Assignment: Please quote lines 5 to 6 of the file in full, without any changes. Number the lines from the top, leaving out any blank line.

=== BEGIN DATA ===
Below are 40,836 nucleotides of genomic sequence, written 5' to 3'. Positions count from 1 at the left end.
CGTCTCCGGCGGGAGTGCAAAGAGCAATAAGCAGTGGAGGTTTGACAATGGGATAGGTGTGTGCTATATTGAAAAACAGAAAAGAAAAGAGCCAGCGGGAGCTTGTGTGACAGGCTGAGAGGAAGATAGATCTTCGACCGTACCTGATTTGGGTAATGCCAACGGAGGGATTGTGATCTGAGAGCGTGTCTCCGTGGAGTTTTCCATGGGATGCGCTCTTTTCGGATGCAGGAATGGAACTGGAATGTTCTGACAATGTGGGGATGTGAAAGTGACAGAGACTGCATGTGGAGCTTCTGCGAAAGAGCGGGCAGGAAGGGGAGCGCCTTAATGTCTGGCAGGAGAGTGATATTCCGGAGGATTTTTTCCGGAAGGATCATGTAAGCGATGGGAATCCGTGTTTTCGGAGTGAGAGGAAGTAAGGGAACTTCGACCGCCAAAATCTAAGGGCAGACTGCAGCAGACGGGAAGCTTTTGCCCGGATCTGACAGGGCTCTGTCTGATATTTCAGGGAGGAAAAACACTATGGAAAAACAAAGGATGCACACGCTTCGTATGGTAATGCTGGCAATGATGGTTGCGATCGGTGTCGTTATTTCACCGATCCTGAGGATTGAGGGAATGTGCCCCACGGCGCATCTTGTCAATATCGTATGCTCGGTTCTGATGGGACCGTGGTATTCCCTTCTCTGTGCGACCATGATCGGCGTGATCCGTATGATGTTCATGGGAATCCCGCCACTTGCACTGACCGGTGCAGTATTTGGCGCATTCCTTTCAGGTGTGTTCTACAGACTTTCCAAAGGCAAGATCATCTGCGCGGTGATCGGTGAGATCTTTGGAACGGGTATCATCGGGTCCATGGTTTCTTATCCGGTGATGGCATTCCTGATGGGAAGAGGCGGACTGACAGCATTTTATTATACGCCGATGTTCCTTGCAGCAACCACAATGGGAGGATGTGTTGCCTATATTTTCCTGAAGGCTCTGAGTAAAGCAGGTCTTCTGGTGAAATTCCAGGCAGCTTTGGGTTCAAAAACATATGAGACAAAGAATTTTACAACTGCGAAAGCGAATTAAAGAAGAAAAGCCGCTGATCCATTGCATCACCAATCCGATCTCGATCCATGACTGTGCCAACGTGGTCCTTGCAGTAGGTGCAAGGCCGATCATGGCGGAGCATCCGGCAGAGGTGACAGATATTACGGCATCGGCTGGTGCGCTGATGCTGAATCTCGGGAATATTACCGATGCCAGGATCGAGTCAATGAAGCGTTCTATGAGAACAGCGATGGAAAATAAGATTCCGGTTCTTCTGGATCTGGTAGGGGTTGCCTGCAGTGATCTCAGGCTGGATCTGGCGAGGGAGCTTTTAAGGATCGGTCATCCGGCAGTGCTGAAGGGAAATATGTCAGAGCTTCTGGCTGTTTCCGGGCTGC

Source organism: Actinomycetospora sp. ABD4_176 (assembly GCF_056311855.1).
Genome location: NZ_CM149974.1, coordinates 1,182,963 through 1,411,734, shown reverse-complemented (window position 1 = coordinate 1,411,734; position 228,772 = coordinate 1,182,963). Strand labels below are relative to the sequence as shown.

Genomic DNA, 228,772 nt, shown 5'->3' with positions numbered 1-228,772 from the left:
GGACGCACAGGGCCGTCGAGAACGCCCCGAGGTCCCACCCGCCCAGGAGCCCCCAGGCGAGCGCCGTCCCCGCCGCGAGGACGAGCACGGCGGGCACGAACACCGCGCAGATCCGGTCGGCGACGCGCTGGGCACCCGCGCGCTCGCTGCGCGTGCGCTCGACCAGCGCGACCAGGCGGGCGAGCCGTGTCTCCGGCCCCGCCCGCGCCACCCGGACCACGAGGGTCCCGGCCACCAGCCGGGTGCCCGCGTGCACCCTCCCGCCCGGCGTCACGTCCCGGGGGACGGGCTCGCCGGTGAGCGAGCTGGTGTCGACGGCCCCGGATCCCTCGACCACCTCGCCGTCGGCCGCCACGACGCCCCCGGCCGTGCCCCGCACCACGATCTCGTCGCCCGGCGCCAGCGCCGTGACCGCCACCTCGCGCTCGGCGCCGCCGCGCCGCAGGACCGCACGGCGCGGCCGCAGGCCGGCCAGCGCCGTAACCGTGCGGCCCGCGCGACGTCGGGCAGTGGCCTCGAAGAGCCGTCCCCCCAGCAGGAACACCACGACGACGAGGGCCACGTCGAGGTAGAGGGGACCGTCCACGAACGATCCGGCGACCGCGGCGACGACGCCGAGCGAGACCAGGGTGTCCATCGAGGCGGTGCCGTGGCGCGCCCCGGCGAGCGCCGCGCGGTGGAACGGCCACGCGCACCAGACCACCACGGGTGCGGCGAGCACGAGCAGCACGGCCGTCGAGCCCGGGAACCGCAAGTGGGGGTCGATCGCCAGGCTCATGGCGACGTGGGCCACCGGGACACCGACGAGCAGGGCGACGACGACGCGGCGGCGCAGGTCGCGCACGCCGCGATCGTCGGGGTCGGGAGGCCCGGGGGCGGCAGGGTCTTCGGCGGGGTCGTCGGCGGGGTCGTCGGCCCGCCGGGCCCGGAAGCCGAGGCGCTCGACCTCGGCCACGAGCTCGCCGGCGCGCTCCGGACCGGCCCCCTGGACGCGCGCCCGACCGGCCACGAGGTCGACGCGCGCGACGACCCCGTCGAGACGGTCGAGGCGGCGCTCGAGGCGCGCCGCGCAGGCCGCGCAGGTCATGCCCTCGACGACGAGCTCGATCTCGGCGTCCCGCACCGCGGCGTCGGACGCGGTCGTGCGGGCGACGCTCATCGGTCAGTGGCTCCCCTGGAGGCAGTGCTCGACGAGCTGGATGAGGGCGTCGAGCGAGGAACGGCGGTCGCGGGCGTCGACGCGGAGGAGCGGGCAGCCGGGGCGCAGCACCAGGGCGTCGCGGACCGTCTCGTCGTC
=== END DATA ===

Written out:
Genomic DNA, 228,772 nt, shown 5'->3' with positions numbered 1-228,772 from the left:
GGACGCACAGGGCCGTCGAGAACGCCCCGAGGTCCCACCCGCCCAGGAGCCCCCAGGCGAGCGCCGTCCCCGCCGCGAGGACGAGCACGGCGGGCACGAACACCGCGCAGATCCGGTCGGCGACGCGCTGGGCACCCGCGCGCTCGCTGCGCGTGCGCTCGACCAGCGCGACCAGGCGGGCGAGCCGTGTCTCCGGCCCCGCCCGCGCCACCCGGACCACGAGGGTCCCGGCCACCAGCCGGGTGCCCGCGTGCACCCTCCCGCCCGGCGTCACGTCCCGGGGGACGGGCTCGCCGGTGAGCGAGCTGGTGTCGACGGCCCCGGATCCCTCGACCACCTCGCCGTCGGCCGCCACGACGCCCCCGGCCGTGCCCCGCACCACGATCTCGTCGCCCGGCGCCAGCGCCGTGACCGCCACCTCGCGCTCGGCGCCGCCGCGCCGCAGGACCGCACGGCGCGGCCGCAGGCCGGCCAGCGCCGTAACCGTGCGGCCCGCGCGACGTCGGGCAGTGGCCTCGAAGAGCCGTCCCCCCAGCAGGAACACCACGACGACGAGGGCCACGTCGAGGTAGAGGGGACCGTCCACGAACGATCCGGCGACCGCGGCGACGACGCCGAGCGAGACCAGGGTGTCCATCGAGGCGGTGCCGTGGCGCGCCCCGGCGAGCGCCGCGCGGTGGAACGGCCACGCGCACCAGACCACCACGGGTGCGGCGAGCACGAGCAGCACGGCCGTCGAGCCCGGGAACCGCAAGTGGGGGTCGATCGCCAGGCTCATGGCGACGTGGGCCACCGGGACACCGACGAGCAGGGCGACGACGACGCGGCGGCGCAGGTCGCGCACGCCGCGATCGTCGGGGTCGGGAGGCCCGGGGGCGGCAGGGTCTTCGGCGGGGTCGTCGGCGGGGTCGTCGGCCCGCCGGGCCCGGAAGCCGAGGCGCTCGACCTCGGCCACGAGCTCGCCGGCGCGCTCCGGACCGGCCCCCTGGACGCGCGCCCGACCGGCCACGAGGTCGACGCGCGCGACGACCCCGTCGAGACGGTCGAGGCGGCGCTCGAGGCGCGCCGCGCAGGCCGCGCAGGTCATGCCCTCGACGACGAGCTCGATCTCGGCGTCCCGCACCGCGGCGTCGGACGCGGTCGTGCGGGCGACGCTCATCGGTCAGTGGCTCCCCTGGAGGCAGTGCTCGACGAGCTGGATGAGGGCGTCGAGCGAGGAACGGCGGTCGCGGGCGTCGACGCGGAGGAGCGGGCAGCCGGGGCGCAGCACCAGGGCGTCGCGGACCGTCTCGTCGTC